I’ve been working at the Deborah story from the NT to the OT just to test things out: If Paul was making an absolute command that women are inherently unfit to lead in a spiritual capacity, then we have a real problem when we look back and find God appointing women as prophets and judges. In essence, we put Paul at odds with God if Paul made absolute statements against women teaching men. In fact, such a reading creates more textual problems than it solves.

    And by the way… At my blog I’m hosting a weekly series of guest posts by women in ministry that is dedicated to telling their stories for readers who are done with having this debate.

  • Jeremy, I think the key in this story is that the story of Deborah describes God appointing a woman as a national/spiritual leader. So when we read that God had no trouble working through a woman in those capacities, we need to ask: why would God inspire Paul to later write that women can’t?

  • T


    The reason that it’s relevant is this: some argue that Paul, when referencing Eve in the quoted passage, is saying that women, by their *created nature*, are not qualified to teach or lead or have authority. I, for one, think there is a great deal of overlap in the NT “elder” and the OT judge, but even if you don’t, the issue is about how we should read Paul’s argument about women “teaching or having authority over a man” when Deborah did both. The author of the post is saying that if we read Paul’s argument to say that women, by a feature of their created gender, are too easily corrupted or led astray to lead, then what do we say about God’s choice of Deborah? The implication is that we may be reading Paul wrongly, especially considering his intimacy with the OT, and his encouragement for women to prophesy.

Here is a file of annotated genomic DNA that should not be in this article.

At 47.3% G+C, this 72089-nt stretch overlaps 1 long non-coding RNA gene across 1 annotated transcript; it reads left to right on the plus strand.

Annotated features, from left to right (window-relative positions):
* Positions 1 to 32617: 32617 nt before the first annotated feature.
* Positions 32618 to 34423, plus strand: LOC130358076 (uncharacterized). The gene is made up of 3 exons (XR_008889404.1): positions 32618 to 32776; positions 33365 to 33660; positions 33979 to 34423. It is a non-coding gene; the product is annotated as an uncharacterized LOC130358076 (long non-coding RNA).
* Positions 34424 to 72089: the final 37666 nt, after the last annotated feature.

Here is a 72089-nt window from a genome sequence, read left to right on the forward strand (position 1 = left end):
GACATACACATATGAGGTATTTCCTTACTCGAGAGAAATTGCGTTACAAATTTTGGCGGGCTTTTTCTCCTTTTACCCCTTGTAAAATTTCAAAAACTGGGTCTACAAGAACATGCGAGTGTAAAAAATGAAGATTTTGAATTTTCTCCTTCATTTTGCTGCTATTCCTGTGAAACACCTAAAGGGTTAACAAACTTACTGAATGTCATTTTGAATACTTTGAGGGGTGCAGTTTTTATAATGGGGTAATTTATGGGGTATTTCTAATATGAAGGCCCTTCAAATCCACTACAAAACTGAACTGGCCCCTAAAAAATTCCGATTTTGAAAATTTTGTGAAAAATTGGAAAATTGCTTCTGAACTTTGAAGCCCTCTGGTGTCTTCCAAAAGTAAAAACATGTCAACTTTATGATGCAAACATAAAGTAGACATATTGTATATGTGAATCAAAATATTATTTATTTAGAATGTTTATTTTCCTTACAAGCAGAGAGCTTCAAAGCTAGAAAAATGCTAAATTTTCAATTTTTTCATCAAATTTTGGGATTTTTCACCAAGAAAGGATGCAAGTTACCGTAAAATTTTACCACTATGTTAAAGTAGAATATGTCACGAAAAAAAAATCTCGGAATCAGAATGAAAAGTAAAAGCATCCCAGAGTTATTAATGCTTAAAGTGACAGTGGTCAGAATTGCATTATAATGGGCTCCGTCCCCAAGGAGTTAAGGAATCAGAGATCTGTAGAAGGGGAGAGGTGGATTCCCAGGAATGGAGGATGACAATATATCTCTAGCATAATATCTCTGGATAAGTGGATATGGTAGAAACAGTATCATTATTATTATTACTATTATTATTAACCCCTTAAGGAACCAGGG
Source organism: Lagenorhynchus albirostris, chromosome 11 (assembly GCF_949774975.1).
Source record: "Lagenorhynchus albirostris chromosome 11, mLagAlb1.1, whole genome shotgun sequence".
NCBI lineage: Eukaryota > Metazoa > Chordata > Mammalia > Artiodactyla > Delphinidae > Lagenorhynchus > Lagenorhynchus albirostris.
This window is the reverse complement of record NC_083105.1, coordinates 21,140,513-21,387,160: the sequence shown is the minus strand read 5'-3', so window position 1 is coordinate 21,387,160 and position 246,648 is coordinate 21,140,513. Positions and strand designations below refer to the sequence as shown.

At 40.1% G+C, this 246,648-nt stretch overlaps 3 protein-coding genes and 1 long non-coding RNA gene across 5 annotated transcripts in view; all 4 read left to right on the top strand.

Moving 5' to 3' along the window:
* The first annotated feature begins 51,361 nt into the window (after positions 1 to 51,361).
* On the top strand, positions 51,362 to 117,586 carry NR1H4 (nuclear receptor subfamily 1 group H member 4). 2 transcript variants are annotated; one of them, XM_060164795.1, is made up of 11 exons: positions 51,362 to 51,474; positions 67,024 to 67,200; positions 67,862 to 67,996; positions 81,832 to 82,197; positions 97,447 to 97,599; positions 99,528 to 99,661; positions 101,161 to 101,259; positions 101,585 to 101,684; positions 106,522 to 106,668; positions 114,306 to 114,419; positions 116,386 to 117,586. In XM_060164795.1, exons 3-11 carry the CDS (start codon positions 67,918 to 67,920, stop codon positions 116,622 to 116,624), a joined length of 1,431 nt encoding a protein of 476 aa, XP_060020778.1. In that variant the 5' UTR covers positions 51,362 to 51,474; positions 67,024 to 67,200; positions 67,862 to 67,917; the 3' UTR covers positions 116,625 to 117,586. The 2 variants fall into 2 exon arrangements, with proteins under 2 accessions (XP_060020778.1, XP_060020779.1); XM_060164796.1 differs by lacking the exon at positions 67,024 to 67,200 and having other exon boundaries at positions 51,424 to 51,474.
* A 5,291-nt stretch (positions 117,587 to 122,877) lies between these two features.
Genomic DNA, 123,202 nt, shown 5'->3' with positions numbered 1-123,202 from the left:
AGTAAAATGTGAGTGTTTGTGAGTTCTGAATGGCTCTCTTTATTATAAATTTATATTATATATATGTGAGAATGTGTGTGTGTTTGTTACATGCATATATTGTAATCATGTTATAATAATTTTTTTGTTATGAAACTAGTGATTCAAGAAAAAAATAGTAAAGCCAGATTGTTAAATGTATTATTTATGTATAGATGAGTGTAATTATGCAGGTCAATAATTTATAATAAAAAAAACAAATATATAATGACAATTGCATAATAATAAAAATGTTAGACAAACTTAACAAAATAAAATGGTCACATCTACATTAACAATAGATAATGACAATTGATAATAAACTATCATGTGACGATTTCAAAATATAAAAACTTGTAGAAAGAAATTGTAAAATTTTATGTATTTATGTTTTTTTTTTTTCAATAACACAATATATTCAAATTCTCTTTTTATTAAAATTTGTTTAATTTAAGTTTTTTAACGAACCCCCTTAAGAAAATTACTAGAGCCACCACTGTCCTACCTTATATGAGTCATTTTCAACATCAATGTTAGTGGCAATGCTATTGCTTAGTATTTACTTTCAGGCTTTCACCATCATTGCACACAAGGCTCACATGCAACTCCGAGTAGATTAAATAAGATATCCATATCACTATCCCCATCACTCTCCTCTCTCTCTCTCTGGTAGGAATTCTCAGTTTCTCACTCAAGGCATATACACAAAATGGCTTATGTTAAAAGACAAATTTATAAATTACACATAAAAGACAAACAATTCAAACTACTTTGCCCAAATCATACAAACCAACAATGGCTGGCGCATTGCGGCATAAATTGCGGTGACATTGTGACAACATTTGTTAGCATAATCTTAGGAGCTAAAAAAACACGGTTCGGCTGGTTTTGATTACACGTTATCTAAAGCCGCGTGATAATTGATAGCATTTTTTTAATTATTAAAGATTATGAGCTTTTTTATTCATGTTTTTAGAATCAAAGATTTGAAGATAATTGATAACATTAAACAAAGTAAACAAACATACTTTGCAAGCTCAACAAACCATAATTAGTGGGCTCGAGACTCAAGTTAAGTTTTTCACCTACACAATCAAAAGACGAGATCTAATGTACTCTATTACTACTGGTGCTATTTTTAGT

• John W Frye

    Arthur (#3),
    By your comment I think many of us know where you’re coming from in terms of interpreting 1 Tim. 2:11 ff. No problem there. This is the nature of the case on this topic. What bothers me is that you walk into this conversation like a flat-footed Philistine, simply trampling on those who hold another view than yours. As you must know, there is very serious evangelical biblical scholarship that does not reach the same interpretation as yours on 1 Tim. 2:11 ff. regarding the ministry of women in the church.

    Jeremy (#8), you raise a kind of either/or with the categories “descriptive” and “prescriptive.” If “descriptive” then we can assume there no compelling reason to apply them today. If “prescriptive,” then we are bound by them in all places/churches at all times. Paul’s words in 1 Tim 2: 11ff (in context of the whole letter) are definitely prescriptive to the situation prevailing in the Ephesian church *at the time.* Understanding something as prescriptive not make it automatically timeless. So, the teaching is not prescriptive for every church in every age. It is *ad hoc* apostolic direction from Paul to Timothy about solving a specific teaching problem in 1st century Ephesus.

  • John W Frye

    Sorry for the grammatical errors in comment #12. -JF

  • Jeremy

    Ed, that’s true, but it doesn’t address why God worked through Deborah the way he did. I don’t know that the telling of this story necessarily carries an inherent approval. In fact, many believe that the significance of the story of Deborah is in showing just how far the men of Israel were falling short of their calling (the same could be said of Abigail, in a sense).

    It just seems to me that it would make more sense to interpret Deborah in light of the clear and explicit teach of Paul rather than interpreting Paul’s clear statements in light of the implied implications of Deborah.

  • Bob Smallman

    I recall Barton Payne — hardly a shill for leftwing evangelicalism — saying in a class on the OT Historical Books (40 years ago) that for him Deborah’s role settled the issue of women in leadership.